Yes, it’s been a long time since my last post. Sorry about that. Life has a way of taking priority over posting random thoughts on the internets. The past few months have been really busy for me both musically and otherwise. Before the Producers Conferences came up I was tied down with Reason Electric Bass programming. That was a particularly challenging project but the core material of the sampled basses and amplifiers was really quality. It was a lot of fun to develop those sounds and the effects combinators.
The one project that has been lingering on my to-do list(s) has been the completion of Goh Nakamura’s Ulysses album. It’s been over a year since we started on it and i’m happy to say that the gold master is completed and shipped off to manufacturing! This has been a long long journey, and i’m quite proud to have been part of this very unique project.
Back in early May, I had a week of tape projects including the transfers of the 1956 World Series Reels to digital - many thanks to Tardon at Mr Toads, who did an amazing job restoring the splices that dissolved on the reels. I have the files on this and will be moving ahead once i get my new workstation issues sorted out.
The big project was the final mixdown of Goh’s album at Tiny Telephone Studios in San Francisco. Months after we did the first mixes, Scott Solter was back in town and we booked out half a week with him, and managed to finish the 11 remaining mixes. I can’t say that it was too grueling, because we were mixing from tape through the Neve desk, and the ear fatigue was not as intense as it is working on a DAW. Huge props to Scott, who created some amazing mixes from the raw tracks. I learned a lot from watching him work in a somewhat unorthodox style of mixing and effects chaining. Needless to say, that Scott’s technique has inspired a few combinator patches that i’ve been working on during my spare time.
The mixes went down on 1/2″ tape, so I got to play the tape transport ‘dude’ during the sessions, but I left the splicing and alignment to Scott who is quite simply a master of the medium. We walked out with digital references, so we could listen back to the album and start making decisions for the next phase of the project. There were a couple of issues with the mixes though. On one track, there was a section of 20 seconds that had this intermittent noise on the right channel that sounded like a scratchy pot or bad patch cord being jiggled. On another track, one of the crucial vocal harmonies seemed too low in the mix. Being that Scott returned home to North Carolina, going back into the studio was not an option to correct these problems.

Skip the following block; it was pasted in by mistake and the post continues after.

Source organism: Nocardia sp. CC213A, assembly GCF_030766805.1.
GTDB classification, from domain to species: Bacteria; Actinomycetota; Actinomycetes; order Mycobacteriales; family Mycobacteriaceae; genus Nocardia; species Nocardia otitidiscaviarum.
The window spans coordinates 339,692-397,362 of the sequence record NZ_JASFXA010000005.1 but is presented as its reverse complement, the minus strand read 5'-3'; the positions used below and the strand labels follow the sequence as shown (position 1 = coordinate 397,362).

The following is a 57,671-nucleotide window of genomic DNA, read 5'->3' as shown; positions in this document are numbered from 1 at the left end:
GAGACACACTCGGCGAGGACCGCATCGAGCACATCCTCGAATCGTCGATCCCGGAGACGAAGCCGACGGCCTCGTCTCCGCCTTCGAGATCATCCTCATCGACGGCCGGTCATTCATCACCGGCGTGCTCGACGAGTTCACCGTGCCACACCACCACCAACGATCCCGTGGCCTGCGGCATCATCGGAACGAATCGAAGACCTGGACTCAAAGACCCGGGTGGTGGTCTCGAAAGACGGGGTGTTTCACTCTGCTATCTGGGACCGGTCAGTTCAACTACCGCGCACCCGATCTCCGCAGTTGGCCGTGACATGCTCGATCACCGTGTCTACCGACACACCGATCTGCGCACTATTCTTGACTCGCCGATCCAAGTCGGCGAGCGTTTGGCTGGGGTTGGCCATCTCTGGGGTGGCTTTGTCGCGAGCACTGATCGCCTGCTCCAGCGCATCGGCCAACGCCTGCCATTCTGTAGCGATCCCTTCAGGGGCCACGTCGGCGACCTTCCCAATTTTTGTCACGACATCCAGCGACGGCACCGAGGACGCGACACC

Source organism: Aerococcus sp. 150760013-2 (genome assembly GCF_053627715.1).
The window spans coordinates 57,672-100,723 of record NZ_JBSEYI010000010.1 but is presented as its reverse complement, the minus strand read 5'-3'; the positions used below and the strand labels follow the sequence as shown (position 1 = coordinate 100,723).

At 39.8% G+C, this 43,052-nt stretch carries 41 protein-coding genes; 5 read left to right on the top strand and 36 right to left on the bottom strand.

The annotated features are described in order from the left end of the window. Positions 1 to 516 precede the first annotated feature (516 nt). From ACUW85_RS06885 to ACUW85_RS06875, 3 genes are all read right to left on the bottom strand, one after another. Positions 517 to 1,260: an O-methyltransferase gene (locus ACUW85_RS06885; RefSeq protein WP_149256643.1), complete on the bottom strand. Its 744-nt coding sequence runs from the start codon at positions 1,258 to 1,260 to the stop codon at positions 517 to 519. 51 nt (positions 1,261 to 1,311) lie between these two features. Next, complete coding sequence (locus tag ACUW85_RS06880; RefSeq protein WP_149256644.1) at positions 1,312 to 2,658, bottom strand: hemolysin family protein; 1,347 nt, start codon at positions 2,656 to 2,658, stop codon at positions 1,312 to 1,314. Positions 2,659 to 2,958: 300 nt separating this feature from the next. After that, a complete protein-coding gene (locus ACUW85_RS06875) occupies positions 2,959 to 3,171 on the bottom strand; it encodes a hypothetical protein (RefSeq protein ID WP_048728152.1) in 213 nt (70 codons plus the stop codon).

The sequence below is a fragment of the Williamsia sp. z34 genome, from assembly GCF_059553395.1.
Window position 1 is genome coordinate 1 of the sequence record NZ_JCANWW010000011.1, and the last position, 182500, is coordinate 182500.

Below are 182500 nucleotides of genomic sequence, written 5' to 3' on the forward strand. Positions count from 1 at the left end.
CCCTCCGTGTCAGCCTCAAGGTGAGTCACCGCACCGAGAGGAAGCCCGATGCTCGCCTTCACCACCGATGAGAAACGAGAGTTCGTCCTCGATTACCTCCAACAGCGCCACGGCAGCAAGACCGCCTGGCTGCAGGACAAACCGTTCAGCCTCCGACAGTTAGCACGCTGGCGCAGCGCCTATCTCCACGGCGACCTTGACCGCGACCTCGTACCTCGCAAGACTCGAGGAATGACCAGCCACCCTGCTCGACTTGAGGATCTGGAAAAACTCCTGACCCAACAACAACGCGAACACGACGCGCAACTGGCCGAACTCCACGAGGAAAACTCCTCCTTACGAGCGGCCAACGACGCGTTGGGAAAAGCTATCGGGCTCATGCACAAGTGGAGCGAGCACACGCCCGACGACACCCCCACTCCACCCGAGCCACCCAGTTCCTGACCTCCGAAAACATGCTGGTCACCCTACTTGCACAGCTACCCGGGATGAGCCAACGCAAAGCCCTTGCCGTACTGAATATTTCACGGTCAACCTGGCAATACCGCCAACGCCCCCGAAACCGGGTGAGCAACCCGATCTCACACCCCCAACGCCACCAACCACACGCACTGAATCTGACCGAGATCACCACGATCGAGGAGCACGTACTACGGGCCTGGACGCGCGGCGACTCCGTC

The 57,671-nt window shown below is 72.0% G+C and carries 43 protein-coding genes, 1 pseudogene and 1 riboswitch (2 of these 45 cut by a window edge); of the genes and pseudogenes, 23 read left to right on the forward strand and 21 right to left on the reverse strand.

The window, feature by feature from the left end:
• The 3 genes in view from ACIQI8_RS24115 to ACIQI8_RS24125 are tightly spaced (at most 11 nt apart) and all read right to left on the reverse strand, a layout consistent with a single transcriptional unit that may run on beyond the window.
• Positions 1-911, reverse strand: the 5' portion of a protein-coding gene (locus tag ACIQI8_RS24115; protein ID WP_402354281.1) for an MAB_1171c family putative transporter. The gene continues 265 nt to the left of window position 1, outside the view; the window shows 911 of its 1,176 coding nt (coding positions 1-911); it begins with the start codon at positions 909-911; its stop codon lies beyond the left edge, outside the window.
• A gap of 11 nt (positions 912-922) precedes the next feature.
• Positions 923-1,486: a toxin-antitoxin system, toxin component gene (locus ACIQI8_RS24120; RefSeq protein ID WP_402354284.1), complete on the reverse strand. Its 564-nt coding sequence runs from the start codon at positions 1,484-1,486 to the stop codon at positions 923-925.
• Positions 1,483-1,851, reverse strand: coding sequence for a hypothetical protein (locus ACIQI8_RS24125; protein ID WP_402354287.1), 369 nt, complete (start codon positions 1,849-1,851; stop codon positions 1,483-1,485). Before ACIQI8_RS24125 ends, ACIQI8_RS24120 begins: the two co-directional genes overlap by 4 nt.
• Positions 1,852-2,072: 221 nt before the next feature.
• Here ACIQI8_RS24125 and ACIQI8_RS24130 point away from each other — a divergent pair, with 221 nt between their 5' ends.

Throughout June we were preoccupied with preparing the album for manufacturing as well as mastering as well as getting the artwork and design finished. I contacted Mike Wells in San Francisco to master the album. Mike’s suite is housed in the Hyde Street Studios facility, and keeping in the analog tradition of this album, he uses an analog signal chain of dynamics and equalization before digitizing the material. Of course, we still had the issues of the problematic mixes to deal with, so I had to consult Mike about making specific edits to the mixes after the mastering. For the scratchy section, simply cutting out the instrumental section worked like a charm. It was pretty fortunate that the problem occurred at the beginning of a very long repetitive outro section, and removing 20 seconds make very little impact to the song. For the missing backing vocal issue, I had prepared a mixed/eq’d/reverb’d replacement vocal track in Logic, and Mike was able to lay that back on top of the mastered file.
Also during June, Goh had a couple of live shows in SF. The first was at Amnesia in the mission which happened on one of those rare, extremely warm evenings in the city. The tiny place was packed and Goh, played with Tim Bulkley, Adam Shulman, and Justin Miller on the cramped stage. The other gig was at Bimbo’s 365 club where the guys along with Sadie Contini opened for Yael Naim and David Donatien. Their names may not sound familiar, but their song, New Soul, is featured on the apple MacBook Air TV ad, which any reader of this site has probably heard.
Gary Chou and Brian Kobashikawa have been working pretty hard on the preparation of the album packaging and media campaign for the launch. Gary has been going to all of the gigs and capturing digital video that has been posting on the masthead of Goh’s Website as well as youtube. It’s been decided to to a full blown production on the final product including a 20 page booklet as well as a Eight panel foldout CD case. Brian’s design and illustration talents have captured the feel of the project, and he has created a beautiful album package.
So again, my apologies for a lack of updates here. I’ve also been preoccupied with the hassle of migrating my workstation from my old Quad G5 to my new 8-Core Xeon. I have yet to upgrade my adobe creative suite to the native version, so the hassle of switching between machines has made it far more tedious to develop content and edit photos. The expense of the hardware upgrade and costs of production have pressed me to budget things, so I probably wont be upgrading the software anytime soon. Everything works fine on the old machine, so I’m switching between machines when i need to do any serious graphic work.
Ulysses should be back from the manufacturer in mid-august and hopefully online at iTunes by the fall. The record release party is already scheduled for August 20, 2008 at Cafe du Nord in San Francisco. If there are no problems with manufacturing we should have copies at the show! Also, if you live in New York, you can catch Goh playing this week at Pete’s Candy Store in Williamsburg on Wednesday, and Pianos in Soho(?) on Thursday.